Beyond Counting Votes: The Political Economy of Bush v. Gore
- Author(s): Michael Abramowicz, Maxwell Stearns
- Date Posted: 2001
- Law & Economics #: 01-09
- Availability: Full text (most recent) on SSRN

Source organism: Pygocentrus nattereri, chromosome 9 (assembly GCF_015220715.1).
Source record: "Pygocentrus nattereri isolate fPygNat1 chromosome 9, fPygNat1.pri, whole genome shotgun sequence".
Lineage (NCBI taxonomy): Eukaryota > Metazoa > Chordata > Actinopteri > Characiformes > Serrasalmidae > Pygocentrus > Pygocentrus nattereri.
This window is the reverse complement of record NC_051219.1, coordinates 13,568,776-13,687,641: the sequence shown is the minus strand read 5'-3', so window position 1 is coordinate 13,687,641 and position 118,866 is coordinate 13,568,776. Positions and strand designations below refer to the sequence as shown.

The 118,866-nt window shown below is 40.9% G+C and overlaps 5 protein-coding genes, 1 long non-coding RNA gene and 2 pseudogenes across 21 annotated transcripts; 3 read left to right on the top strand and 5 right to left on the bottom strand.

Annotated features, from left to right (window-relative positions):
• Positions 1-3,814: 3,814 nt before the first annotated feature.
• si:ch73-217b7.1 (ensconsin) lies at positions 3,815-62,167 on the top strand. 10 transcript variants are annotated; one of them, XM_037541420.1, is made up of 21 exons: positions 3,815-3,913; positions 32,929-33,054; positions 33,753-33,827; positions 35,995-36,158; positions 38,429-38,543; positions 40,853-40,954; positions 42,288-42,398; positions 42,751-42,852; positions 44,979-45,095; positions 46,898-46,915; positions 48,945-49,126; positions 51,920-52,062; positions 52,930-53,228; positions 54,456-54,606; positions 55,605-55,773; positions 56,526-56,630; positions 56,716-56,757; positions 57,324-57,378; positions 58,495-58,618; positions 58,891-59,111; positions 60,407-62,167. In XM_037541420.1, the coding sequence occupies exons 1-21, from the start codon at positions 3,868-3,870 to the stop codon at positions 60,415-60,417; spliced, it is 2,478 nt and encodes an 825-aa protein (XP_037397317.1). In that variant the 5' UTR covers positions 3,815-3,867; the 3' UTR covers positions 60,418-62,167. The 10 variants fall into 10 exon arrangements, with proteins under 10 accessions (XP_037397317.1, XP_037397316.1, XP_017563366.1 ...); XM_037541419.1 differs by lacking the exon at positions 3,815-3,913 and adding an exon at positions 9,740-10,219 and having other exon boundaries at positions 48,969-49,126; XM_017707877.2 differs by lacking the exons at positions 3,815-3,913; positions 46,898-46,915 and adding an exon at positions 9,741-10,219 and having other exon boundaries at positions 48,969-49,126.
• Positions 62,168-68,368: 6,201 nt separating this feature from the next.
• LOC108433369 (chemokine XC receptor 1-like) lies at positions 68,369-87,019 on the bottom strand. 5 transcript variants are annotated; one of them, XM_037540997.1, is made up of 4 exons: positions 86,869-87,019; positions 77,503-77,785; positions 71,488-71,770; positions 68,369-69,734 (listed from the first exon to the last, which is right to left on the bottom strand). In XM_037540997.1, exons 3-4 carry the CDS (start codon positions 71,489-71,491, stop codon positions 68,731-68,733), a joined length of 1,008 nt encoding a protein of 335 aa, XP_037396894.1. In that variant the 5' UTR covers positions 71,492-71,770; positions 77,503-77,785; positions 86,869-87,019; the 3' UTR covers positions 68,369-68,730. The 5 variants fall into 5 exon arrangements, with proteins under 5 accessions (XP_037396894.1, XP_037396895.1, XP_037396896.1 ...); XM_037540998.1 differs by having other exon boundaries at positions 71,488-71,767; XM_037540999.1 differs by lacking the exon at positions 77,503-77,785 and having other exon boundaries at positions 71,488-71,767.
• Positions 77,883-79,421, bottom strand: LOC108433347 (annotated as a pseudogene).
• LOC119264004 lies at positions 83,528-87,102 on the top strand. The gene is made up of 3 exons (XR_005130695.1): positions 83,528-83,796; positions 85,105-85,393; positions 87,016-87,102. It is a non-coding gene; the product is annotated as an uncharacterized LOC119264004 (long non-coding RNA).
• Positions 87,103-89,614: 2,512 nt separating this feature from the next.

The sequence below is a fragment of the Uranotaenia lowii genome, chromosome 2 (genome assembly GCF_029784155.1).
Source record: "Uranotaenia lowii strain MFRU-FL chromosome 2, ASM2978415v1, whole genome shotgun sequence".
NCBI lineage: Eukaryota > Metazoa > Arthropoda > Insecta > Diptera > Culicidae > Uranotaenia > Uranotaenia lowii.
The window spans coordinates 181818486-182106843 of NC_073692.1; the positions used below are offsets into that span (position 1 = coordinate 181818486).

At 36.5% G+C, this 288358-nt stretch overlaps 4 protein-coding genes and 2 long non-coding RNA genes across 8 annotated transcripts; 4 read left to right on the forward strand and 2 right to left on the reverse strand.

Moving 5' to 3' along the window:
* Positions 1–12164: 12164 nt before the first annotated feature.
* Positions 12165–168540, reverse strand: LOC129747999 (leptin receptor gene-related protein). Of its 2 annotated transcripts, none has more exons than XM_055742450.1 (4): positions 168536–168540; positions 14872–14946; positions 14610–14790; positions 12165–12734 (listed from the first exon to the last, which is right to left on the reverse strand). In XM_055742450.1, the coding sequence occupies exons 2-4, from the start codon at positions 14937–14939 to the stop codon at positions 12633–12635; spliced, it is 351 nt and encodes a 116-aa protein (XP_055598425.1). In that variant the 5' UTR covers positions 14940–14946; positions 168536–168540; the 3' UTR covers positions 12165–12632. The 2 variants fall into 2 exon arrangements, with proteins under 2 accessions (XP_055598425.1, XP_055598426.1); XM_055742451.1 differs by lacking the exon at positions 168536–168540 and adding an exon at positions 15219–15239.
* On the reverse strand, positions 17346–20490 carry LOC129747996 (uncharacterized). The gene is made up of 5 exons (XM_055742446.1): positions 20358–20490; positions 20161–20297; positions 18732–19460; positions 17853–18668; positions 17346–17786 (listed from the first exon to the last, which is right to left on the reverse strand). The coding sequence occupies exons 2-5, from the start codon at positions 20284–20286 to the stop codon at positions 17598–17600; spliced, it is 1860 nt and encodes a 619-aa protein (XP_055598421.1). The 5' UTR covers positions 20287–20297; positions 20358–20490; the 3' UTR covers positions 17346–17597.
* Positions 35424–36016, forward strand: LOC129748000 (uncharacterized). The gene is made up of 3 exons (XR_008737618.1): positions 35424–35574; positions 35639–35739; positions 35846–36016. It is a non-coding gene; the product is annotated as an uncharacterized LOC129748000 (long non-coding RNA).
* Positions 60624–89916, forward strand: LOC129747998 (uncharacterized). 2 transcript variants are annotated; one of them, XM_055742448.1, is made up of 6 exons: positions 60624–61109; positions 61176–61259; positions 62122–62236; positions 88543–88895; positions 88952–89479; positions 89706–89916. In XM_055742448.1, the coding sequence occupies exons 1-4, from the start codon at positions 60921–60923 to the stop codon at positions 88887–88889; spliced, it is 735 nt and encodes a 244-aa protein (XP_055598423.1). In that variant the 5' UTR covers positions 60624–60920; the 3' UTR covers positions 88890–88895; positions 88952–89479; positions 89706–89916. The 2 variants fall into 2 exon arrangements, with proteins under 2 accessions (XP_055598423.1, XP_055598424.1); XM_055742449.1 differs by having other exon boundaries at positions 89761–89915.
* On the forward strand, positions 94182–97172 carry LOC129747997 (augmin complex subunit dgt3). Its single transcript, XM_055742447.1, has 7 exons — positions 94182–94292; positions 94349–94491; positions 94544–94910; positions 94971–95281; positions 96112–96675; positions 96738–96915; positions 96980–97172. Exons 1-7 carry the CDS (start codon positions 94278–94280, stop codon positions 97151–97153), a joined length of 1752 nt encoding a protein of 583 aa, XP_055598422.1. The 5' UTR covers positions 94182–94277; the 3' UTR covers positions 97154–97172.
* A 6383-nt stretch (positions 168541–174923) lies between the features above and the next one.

The Supreme Court Justices' votes in Bush v. Gore revealed a doctrinal inversion. The conservative justices limited the Florida Supreme Court's power to construe state election law and embraced an expansive application of equal protection doctrine to determine the outcome of a presidential election, while the liberal justices advocated judicial restraint in presidential elections and respect for state court construction of state law. This anomaly invited claims in the popular press and in the legal academy that justices were behaving strategically, a timely observation given an increasing focus in recent judicial politics literature on strategic behavior by justices. In this Article, Professors Abramowicz and Stearns use Bush v. Gore to argue that although justices are influenced by their ideological preferences and at times act strategically, institutional norms and doctrine sharply constrain strategic behavior. At the same time, they show how judicial politics and social choice, disciplines generally treated separately, together illuminate case analysis. These theories, when deployed in tandem, explain not only the inversion described above, but also a number of other puzzling features of the various opinions. Based upon clearly articulated assumptions, Professors Abramowicz and Stearns combine judicial politics and social choice to explain, for example, why seven justices, including some who would have preferred a straight reversal and others who would have preferred a straight affirmance, acquiesced in finding an equal protection problem, while no other justices conceded to Chief Justice Rehnquist and Justices Scalia and Thomas in finding a violation of Article II, even though most commentators admit that whatever the overall merits of the case, the second argument was the stronger of the two. The Article further explains why the per curiam majority included a nominal remand, even though the mandate afforded the Florida Supreme Court no room to maneuver and was thus more consistent with a straight reversal. This case study not only provides answers to some of the most intriguing questions about Bush v. Gore, but also develops a technique for combining the tools of judicial politics and social choice, which bridges the demands of predictability of central concern to data-driven political scientists and an understanding of the nuances of doctrine of central concern to legal scholars.